Sixth, politics, like nature, abhors a vacuum. If two dangerous states are struggling for dominance of a strategic region, maintaining a balance between them may be the least worst option. The opposite would be to emasculate one of them, thereby greatly increasing the relative power of the other.

Finally, historians often cite the need for prudence in international relations, quoting the physician’s dictum: “First, do no harm.” The opposite would be: “Don’t think too much, just chance your arm and see what happens!”

Wednesday, March 28, 2007

Skepticism, Conservatism, and War

Andrew Sullivan is right that passion and skepticism are by no means at odds. The point of skepticism is not that we should vacate (we can't anway) our passions and the irrationality that grounds, at least in part, our most examined beliefs. It's that when it comes to setting priorities, we ought to be reflectively aware of this irrationality and elevate the concept of our fallibility above the others. That way we don't reach the point where it is imperative that others either share our beliefs and values, or be killed, because their "evil" ideas threaten to out-propagate the ideas that keep our culture psychically alive.

The supporters of war are quick to turn the ideas of others into existential threats, quickly shifting back and forth between the ways in which supposed enemies are a threat to us, or their own people, or to abstractions such as "freedom" and "democracy".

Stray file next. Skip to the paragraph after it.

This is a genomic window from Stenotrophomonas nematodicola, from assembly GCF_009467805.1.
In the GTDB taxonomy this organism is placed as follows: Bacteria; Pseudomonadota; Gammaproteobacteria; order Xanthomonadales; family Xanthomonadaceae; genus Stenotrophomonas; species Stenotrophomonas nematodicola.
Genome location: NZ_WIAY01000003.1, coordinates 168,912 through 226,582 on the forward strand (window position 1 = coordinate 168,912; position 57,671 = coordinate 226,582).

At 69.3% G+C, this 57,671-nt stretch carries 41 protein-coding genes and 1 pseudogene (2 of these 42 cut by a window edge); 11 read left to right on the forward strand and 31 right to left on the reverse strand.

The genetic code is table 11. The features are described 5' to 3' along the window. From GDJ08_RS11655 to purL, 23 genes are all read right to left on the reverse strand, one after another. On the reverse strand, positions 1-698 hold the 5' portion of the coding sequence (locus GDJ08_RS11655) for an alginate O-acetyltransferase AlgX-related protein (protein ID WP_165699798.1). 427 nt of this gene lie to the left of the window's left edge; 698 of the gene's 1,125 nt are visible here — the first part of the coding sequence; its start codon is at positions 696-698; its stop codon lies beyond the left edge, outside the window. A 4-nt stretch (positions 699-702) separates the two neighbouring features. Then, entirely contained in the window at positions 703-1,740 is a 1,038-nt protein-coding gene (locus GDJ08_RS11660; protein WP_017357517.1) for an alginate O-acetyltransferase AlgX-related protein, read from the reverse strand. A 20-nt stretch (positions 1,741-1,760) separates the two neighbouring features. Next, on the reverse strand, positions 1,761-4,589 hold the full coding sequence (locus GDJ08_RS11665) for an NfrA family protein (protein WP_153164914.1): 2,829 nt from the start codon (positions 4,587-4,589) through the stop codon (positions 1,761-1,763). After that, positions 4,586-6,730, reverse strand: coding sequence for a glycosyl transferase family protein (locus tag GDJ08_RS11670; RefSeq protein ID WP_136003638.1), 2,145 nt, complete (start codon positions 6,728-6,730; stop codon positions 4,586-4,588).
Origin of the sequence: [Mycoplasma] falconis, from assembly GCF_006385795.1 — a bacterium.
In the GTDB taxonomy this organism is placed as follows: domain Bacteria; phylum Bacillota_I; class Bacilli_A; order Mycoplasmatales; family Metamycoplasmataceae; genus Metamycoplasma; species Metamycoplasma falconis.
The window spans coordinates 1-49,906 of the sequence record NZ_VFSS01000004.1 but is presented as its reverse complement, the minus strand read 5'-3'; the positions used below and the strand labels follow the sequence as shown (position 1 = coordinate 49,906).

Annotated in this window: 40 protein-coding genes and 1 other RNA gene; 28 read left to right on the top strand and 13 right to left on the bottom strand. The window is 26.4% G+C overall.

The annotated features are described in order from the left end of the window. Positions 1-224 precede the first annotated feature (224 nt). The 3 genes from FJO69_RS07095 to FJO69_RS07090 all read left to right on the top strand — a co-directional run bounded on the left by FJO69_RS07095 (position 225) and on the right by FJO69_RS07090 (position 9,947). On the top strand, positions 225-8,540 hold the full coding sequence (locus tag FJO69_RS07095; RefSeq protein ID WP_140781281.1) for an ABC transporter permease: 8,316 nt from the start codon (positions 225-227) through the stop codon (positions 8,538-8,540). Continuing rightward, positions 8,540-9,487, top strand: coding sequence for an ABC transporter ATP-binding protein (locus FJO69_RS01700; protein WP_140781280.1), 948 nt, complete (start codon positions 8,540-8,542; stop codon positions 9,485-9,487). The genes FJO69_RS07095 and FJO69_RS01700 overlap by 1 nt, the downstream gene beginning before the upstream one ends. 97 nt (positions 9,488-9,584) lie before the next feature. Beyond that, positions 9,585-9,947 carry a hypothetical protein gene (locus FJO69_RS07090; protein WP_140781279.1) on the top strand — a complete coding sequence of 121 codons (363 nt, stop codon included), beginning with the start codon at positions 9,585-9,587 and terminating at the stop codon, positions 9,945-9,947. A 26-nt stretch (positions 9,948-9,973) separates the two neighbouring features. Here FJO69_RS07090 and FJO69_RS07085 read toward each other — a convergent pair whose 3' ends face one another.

We know today that "terrorists" are not much of a threat to the United States, because they cannot strike with the force and frequency of a standing army. Even terrorists armed with a nuke are not a threat to the existence of the United States in the way, for instance, that Russia still is.

9/11 was more damaging to American pride than infrastructure, and the supporters of war do everything to conflate humiliation and threat. In the meantime, they do not take seriously the gravity of killing tens or hundreds of thousands of civilians for the sake of ideas and abstractions -- it is enough that we call these deaths an "accident" or the "collateral" of our good intentions. They do not get the irony that spreading "freedom" on a practical level means a massive imposition of misery on an entire populace. Because Saddam was a bad man and bad for Iraq, removing him must inevitably be better Iraq, a patent non sequitur.

Andrew Sullivan is one of those who did not take the concept of war seriously, and did not apply his skepticism when it counted. And despite his change of heart, there are still hints hints that he equates the failure of the Utopian adventure in Iraq with a case of mismanagement. That is not a conservative stance. History has not been kind to such schemes. We ought to learn from it.